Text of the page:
Justice Neil Gorsuch correctly noted in his Rahimi concurrence that the Court’s ruling was a narrow one that “leaves open the question whether the [federal] statute might be unconstitutional as applied in ‘particular circumstances.’” And, likewise, it also didn’t resolve the myriad Second Amendment questions about state regimes. Gorsuch continued, “We do not decide today whether the government may disarm a person without a judicial finding that he poses a ‘credible threat’ to another’s physical safety.” But state law (and, indeed, federal law) permit disarmament in those circumstances. Gorsuch also noted that “we do not resolve whether the government may disarm an individual permanently.” Though most states limit protective orders to between one and three years, abuse victims often can petition to extend the order for an additional period, and 18 states allow for the possibility of a lifetime protective order. And the Court emphasized that Rahimi was disarmed only after a hearing, a requirement for the federal law but not for the ex parte disarmaments that are common in state courts.

Second Amendment cases in federal courts tend to attract the most attention, yet two times as many Second Amendment claims are litigated in the state courts. That is almost surely true of domestic violence restraining order disarmaments, too, given that state law dominates the field. State judges dealing with the onslaught of right-to-bear-arms litigation after Bruen have struggled to understand the Supreme Court’s turn to a novel history-focused approach. As Ohio Supreme Court Justice Jennifer Brunner stated:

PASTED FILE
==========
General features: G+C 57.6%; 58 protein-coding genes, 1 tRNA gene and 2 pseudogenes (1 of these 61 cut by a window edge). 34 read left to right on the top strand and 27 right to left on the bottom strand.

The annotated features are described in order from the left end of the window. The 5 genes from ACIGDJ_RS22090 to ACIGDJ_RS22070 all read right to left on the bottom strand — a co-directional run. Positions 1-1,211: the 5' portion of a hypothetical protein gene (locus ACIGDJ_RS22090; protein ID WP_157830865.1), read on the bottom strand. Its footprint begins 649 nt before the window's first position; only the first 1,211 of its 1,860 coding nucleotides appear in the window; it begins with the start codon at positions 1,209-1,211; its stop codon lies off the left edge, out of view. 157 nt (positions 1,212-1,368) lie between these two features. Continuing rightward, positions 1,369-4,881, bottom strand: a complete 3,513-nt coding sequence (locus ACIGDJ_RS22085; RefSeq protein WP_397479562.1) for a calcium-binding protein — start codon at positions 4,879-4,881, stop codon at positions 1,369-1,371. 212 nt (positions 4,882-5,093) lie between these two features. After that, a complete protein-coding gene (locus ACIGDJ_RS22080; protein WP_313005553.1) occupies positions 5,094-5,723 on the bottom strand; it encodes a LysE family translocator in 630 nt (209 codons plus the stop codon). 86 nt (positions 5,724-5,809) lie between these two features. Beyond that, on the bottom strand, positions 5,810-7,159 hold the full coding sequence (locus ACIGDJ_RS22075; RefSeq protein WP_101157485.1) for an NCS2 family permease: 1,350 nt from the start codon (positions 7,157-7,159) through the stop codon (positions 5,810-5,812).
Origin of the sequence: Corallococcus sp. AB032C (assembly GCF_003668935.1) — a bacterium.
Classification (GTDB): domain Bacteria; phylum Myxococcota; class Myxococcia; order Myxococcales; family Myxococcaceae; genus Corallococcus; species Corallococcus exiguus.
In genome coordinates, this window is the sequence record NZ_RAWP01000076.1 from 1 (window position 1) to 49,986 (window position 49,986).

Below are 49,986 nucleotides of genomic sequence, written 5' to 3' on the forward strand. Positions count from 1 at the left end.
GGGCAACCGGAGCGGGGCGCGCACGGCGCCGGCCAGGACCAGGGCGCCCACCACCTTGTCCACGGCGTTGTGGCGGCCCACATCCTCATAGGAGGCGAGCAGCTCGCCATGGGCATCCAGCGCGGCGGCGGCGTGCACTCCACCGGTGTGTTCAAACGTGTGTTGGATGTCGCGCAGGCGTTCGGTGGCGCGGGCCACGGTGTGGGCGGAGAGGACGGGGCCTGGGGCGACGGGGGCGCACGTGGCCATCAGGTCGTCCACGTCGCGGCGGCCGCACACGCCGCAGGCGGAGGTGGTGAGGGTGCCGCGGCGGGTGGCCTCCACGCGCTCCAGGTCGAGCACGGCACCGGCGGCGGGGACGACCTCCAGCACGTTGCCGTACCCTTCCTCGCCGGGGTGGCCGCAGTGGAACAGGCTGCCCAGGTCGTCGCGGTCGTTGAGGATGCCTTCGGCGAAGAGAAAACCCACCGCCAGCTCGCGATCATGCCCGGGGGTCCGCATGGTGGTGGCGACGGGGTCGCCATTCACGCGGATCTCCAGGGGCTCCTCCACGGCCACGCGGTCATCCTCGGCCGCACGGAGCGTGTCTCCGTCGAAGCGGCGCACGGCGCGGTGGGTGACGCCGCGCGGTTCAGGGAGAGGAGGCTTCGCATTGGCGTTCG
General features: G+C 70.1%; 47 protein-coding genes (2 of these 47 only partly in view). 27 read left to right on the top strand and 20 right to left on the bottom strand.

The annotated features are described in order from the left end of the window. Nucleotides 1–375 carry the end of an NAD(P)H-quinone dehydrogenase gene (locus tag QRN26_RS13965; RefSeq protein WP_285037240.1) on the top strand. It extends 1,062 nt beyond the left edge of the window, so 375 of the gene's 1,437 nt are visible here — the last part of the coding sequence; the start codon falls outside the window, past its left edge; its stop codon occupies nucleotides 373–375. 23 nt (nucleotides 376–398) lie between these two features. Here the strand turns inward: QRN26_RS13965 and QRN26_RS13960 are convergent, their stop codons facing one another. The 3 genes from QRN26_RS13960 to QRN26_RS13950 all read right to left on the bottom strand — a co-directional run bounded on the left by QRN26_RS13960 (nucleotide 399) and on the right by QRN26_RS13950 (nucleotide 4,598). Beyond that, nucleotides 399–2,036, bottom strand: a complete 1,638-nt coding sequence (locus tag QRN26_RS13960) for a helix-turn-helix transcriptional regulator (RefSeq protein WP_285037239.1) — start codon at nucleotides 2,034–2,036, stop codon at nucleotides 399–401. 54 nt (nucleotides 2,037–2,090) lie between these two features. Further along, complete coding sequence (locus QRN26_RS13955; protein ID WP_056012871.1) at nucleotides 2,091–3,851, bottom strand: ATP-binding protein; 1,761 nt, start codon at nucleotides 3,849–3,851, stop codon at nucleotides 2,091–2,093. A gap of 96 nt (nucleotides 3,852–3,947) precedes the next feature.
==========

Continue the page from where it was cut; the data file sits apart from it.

I have concerns about how “history” or historiology can become part of a legal analysis, as this court embarks on the legal equivalent of asking whether a modern translation of the Bible accurately conveys the teachings of the original texts. . . . Fundamentally, no appellate court should be the fact-finder in determining the tradition of gun regulations during different eras of our nation’s history, including how and why guns may have been regulated.

Other state judges, facing issues ranging from knife rights to public firearm carry, are likewise grappling with the Supreme Court’s mandate to judge modern weapons laws based on their similarity to weapons laws from a bygone era. Rahimi hardly clarified how to conduct that historical test.

Domestic violence homicides are inextricably intertwined with firearm use in the United States. The presence of a gun makes it five times more likely that a woman will die at the hands of a domestic abuser. Rahimi blessed a federal restraining order regime that preserves power to address that intersection, but in doing so did not resolve a host of questions about the continued validity of aspects of state regimes that are often relied upon to disarm domestic abusers. It may be that courts eventually bless the range of state disarmament protocols that exist, and perhaps the fact that Justice Thomas — the author of Bruen — was the lone dissenter in Rahimi signals that the Court will try to pull the Second Amendment back from the extreme interpretations we’ve come to expect. But, for now, expect a lot more Second Amendment litigation as courts wrestle with what Rahimi means for the future of efforts to disarm domestic abusers.

Eric Ruben is an associate professor of law at SMU Dedman School of Law and a fellow at the Brennan Center. Justice Ketanji Brown Jackson’s concurring opinion in United States v. Rahimi cited a brief Ruben co-filed as well as his article "Originalism-by-Analogy and Second Amendment Adjudication," published in the Yale Law Journal (with Joseph Blocher).